Khadi OUEDRAOGO SY, BURKINA FASO
“Equality between men and women is a utopia if you have no means. This is the case for most women in detention since a majority of them have no income or are dependent on their spouses”
Ms. Khadi Ouedraogo Sy holds a Bachelors in Business Law and today is the Executive Director of: “ La Société de Recouvrement de Créances” in Ouagadougou and Deputy Director of a construction and public works company. Having been a victim of arbitrary detention and witnessing the deplorable sanitary conditions in the House of Corrections of Ouagadougou, the idea came to her to humanize prison conditions by improving toilet facilities, providing better food, and improving access to medicine. These actions, together with legal assistance, are the focus of her project.
The challenge: In Burkina Faso, poverty and lack of proper legal representation for are inextricably linked. The majority of incarcerated women do not have the money for legal representation. Moreover, poverty also leads to a worsening of detention conditions and leads to an endless fight to have food, access to a doctor and to survive.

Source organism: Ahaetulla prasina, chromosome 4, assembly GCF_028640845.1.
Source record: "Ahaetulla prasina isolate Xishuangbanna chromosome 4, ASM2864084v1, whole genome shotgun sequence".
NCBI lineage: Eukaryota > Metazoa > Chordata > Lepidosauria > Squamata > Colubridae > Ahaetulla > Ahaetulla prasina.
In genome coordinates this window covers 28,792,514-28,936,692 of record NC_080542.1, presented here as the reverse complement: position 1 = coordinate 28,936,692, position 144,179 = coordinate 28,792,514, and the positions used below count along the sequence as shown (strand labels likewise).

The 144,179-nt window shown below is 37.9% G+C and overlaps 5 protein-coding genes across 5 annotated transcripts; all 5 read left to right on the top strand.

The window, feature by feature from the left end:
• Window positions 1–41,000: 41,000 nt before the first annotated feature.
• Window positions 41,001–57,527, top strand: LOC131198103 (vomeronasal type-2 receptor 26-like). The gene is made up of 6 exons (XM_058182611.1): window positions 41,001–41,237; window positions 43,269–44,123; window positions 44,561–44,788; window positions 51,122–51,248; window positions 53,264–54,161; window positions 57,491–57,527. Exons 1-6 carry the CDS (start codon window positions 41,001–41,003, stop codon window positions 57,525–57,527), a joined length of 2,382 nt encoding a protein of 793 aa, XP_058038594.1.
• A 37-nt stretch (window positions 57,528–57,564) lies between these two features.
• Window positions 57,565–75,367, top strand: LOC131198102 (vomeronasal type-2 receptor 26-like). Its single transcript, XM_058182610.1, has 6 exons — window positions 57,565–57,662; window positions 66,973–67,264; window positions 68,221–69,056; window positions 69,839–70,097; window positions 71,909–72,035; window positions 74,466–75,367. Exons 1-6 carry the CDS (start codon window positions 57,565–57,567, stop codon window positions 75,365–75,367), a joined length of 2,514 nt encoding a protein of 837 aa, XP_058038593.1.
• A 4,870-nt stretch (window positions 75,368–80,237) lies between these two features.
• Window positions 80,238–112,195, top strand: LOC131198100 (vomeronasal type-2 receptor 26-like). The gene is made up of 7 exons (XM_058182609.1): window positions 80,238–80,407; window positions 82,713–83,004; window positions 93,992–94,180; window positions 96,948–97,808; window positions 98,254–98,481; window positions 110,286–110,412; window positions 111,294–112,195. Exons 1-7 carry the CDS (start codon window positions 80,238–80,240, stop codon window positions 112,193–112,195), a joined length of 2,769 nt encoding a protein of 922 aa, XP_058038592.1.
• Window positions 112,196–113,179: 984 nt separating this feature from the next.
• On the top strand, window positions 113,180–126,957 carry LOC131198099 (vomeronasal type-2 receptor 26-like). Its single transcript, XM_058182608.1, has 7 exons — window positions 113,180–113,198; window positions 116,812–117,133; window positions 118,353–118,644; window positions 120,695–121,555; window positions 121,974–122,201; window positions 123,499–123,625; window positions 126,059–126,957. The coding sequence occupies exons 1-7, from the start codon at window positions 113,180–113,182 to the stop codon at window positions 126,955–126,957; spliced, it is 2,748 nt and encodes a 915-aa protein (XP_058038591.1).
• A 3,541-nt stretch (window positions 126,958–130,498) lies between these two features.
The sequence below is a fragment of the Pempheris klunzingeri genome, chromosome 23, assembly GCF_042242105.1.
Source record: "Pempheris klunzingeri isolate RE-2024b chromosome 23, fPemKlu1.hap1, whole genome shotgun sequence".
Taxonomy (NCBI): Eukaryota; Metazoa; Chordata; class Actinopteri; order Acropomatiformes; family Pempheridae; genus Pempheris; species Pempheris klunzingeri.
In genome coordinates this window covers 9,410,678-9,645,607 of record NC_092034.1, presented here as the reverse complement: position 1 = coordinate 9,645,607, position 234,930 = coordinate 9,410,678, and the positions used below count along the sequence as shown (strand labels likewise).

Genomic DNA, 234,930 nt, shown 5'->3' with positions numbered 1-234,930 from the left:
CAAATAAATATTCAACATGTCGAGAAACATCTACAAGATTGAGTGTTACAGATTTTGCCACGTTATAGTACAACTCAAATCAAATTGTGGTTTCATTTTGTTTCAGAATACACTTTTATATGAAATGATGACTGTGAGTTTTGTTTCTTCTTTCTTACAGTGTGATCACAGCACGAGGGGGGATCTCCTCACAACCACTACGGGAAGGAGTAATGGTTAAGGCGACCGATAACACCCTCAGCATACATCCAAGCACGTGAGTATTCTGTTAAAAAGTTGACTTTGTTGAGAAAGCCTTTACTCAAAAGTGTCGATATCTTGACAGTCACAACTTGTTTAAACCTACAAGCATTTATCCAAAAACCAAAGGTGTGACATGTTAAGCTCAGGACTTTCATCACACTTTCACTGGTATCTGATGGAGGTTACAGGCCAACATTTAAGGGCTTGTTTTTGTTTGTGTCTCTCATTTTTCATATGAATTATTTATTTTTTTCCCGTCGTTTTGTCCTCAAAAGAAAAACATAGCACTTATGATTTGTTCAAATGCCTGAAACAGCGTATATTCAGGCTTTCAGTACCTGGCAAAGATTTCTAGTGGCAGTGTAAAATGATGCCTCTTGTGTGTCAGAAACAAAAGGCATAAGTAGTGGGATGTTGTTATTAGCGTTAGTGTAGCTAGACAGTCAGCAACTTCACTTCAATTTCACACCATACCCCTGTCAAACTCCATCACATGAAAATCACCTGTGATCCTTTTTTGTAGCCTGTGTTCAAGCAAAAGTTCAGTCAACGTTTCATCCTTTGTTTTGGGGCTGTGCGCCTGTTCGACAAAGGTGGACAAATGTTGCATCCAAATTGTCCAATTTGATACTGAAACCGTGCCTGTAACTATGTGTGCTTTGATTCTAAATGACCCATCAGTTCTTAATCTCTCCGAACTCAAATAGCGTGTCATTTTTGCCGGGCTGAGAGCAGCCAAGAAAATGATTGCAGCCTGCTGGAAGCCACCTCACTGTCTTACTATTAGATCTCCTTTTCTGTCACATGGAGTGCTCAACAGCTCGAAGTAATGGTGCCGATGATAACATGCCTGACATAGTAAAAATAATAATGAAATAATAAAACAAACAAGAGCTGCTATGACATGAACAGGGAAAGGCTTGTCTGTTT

Project: Women and African Prisons
Khadi’s project “Women and African Prisons” seeks to modernize the prisons and improve the living conditions for incarcerated women. Specifically, sanitary conditions through the construction of decent toilets and showers, nursery and kindergarten set up for children whose mothers are incarcerated as well as assistance with better access to food and medicine. To facilitate detainees’ economic reintegration into society, a small shop will be set up where goods handcrafted by detained mothers will be sold.
Additionally the project seeks to provide legal assistance through a network of volunteer lawyers and to create a monitoring unit and a watching room at the Tribunal de Grande Instance in Ouagadougou. In this way, detained women who would otherwise not have access to a lawyer will be provided with legal counsel and advice. The ultimate objective is to create lasting bridges between lawyers, the prosecutor’s office and prisoners.